Cervical cancer screening expands
September 15, 2011
Program to include 680,000 additional women in province
Jodie Hierlmeier knows the value of cervical cancer screening better than most.
In 2006 Hierlmeier – healthy, physically active and then 29 – received a shock from her family doctor following a regular Pap test. The test had detected abnormal cells and she was being referred to a cancer centre for follow-up tests.
“To hear the words, ‘You have abnormal cells; we’re referring you to the Cross Cancer Institute,’ was very stressful,” she says. “I didn’t have any risk factors associated with cervical cancer or other types of cancer.”
A follow-up colposcopy confirmed she had cervical adenocarcinoma in situ – a pre-cancerous condition. She underwent cone biopsy surgery to remove the abnormal cells. Today, she is cancer-free and continues to undergo regular Pap tests and visits to the colposcopy clinic.
“That’s why I’m happy the Alberta Cervical Cancer Screening Program is expanding throughout Alberta to ensure more women get reminded about the benefits of early detection, such as I received from my family doctor,” says Hierlmeier.
Alberta Health Services is expanding the program to include 680,000 more women, ensuring higher screening rates and better outcomes for those at risk of developing cancer.
The program encourages women to be screened, mails them their Pap test results and reminds them of overdue tests.
Women ages 21 to 69 who live in the North, Edmonton and Central zones of the province will soon receive an introductory letter explaining how the program will help them.
Currently, women who live in these areas receive Pap test results from their health care provider. This will continue, but the program will provide additional assurance for women by sending them a printed copy of their results and recommended next steps.
The program will also provide a safety net for women with abnormal results by sending reminders if they are overdue for follow-up tests.
Invitations and reminders will soon be sent to under-screened women.
Program services are currently provided to about 530,000 women in the Calgary and South zones of Alberta Health Services (AHS) and are now expanding to include the rest of the province. The Alberta Cancer Foundation provided a grant of $800,000 to advance expansion of the program province-wide; ongoing operational funding will come from AHS.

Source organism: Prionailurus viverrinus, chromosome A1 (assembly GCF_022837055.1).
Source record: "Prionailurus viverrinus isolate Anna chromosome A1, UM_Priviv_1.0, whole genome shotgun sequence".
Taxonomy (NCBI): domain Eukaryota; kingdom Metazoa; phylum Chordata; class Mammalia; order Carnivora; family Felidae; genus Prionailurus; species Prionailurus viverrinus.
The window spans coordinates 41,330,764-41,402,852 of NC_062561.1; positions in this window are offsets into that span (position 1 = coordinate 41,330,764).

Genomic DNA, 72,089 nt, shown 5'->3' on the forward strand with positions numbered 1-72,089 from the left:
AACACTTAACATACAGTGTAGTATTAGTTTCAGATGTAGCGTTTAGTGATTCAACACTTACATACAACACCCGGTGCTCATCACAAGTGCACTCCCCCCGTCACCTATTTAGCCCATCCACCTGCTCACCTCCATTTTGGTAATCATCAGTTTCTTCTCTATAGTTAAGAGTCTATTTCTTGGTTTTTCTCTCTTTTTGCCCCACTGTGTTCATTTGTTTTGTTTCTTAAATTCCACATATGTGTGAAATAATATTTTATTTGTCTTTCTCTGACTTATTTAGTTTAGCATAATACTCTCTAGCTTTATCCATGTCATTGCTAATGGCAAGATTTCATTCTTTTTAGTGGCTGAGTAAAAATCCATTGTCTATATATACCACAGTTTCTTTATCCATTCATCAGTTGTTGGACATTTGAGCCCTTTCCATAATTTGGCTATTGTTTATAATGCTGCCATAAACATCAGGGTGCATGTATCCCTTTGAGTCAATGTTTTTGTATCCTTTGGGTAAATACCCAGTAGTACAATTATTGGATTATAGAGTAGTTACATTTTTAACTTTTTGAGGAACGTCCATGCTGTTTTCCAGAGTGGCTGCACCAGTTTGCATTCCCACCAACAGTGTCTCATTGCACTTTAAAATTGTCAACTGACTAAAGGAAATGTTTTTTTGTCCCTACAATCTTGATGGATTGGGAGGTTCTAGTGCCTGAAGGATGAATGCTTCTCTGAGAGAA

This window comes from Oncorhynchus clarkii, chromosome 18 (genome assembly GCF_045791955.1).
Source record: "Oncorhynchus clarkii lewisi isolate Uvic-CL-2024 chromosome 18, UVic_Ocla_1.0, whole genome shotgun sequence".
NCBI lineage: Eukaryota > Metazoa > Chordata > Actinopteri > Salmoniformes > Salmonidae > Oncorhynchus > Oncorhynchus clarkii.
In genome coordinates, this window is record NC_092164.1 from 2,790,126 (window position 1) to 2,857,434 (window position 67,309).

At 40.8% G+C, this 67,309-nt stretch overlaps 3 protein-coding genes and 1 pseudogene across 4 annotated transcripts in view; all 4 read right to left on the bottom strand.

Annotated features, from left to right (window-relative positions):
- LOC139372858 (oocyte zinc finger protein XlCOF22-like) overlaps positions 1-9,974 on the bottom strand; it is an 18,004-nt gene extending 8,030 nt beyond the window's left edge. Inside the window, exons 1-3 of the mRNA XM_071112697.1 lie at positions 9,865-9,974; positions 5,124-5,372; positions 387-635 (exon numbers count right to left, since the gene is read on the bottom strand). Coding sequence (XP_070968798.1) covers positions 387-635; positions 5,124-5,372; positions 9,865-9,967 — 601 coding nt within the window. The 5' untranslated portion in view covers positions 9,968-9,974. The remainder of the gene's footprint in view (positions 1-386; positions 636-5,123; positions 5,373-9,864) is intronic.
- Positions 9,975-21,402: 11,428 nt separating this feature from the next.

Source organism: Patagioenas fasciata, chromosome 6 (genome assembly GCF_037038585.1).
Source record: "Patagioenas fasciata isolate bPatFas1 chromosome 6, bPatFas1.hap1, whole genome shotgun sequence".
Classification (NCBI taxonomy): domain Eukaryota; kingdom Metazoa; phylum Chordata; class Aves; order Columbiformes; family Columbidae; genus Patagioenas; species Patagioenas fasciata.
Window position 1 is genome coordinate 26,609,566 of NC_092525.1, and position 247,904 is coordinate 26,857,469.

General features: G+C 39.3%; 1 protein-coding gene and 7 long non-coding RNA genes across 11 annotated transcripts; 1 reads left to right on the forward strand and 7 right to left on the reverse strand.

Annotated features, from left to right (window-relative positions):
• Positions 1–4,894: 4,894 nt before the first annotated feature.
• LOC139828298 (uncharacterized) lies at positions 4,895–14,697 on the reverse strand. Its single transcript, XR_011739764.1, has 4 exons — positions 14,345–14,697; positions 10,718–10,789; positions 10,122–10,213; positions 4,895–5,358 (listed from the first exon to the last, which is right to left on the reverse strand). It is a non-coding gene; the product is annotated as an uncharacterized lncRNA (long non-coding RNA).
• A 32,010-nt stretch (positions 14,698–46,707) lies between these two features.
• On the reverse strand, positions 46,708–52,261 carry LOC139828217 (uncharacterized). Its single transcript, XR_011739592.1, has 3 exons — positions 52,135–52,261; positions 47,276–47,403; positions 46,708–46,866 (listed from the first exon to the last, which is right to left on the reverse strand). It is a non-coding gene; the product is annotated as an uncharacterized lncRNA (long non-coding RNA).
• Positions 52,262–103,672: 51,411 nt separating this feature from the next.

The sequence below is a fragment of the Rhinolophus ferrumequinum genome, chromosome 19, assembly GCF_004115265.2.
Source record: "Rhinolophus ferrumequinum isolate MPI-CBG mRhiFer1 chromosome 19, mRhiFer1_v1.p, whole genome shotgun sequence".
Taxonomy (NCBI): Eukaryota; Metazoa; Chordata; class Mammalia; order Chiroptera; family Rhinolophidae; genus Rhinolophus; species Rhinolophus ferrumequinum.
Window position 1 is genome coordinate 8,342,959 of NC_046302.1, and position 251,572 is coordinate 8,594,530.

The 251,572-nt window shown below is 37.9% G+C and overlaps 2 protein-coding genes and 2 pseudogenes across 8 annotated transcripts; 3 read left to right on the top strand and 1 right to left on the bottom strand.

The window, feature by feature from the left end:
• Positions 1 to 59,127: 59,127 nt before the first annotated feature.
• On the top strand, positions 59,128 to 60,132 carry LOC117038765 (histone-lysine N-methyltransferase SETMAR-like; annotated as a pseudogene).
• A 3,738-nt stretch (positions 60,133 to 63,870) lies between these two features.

“By expanding this service, we are ensuring cervical cancer will be detected earlier and treatment outcomes will improve,” says Gene Zwozdesky, Minister of Alberta Health and Wellness. “Expanding screening for cervical, colorectal and breast cancers is among the goals outlined in our 5-Year Health Action Plan and supported by Alberta’s stable, 5-year funding.”
Dr. Meg McLachlin, Chair of the Pan-Canadian Cervical Screening Initiative (developed by the Canadian Partnership Against Cancer), says Alberta women “now benefit from one of the most comprehensive programs in the country.”
Studies show screening programs lead to improved prevention and correct follow-up care, which reduces the number of women who develop and/or die from cancer, says Dr. Laura McDougall, medical lead for the Alberta Cervical Cancer Screening Program. Up to 90 per cent of cervical cancer can be prevented if women have regular Pap tests and get follow-up care when needed, she says.
“Primary care providers have been doing an excellent job of supporting women to be screened and followed up,” says Dr. McDougall.
“But some women still fall through the cracks and either don’t get screened or don’t get the follow-up care that can prevent cancer. The Alberta Cervical Cancer Screening Program supports women and health care providers to help ensure as many women as possible benefit from cervical cancer screening.
About 140 women develop cervical cancer each year in Alberta and about 30 die.
“Our donors are pleased to partner with Alberta Health Services in accelerating a program that will save lives,” says Alberta Cancer Foundation CEO Myka Osinchuk. “Screening works. And anything we can do to increase participation in screening programs helps us advance towards our ultimate goal of a cancer-free future.”
Alberta Health and Wellness, under the Health Information Act, provides the Alberta Cervical Cancer Screening Program with the names and addresses of women in Alberta, so letters related to cervical cancer screening can be sent. Women are urged to keep their details up to date with Alberta Health and Wellness to ensure letters are delivered to the correct address.
A woman can opt out of the program if she does not want to participate.
“Going through this type of screening process gives me a lot of peace of mind,” says Hierlmeier. “We’re often told early detection is the key to dealing with cancer and that certainly has been my experience with Pap test screening for cervical cancer.
“It is worth that little bit of discomfort or embarrassment getting your Pap test done to have the certainty that you have been screened. It’s worth the five minutes of discomfort to have the peace of mind for years to come.”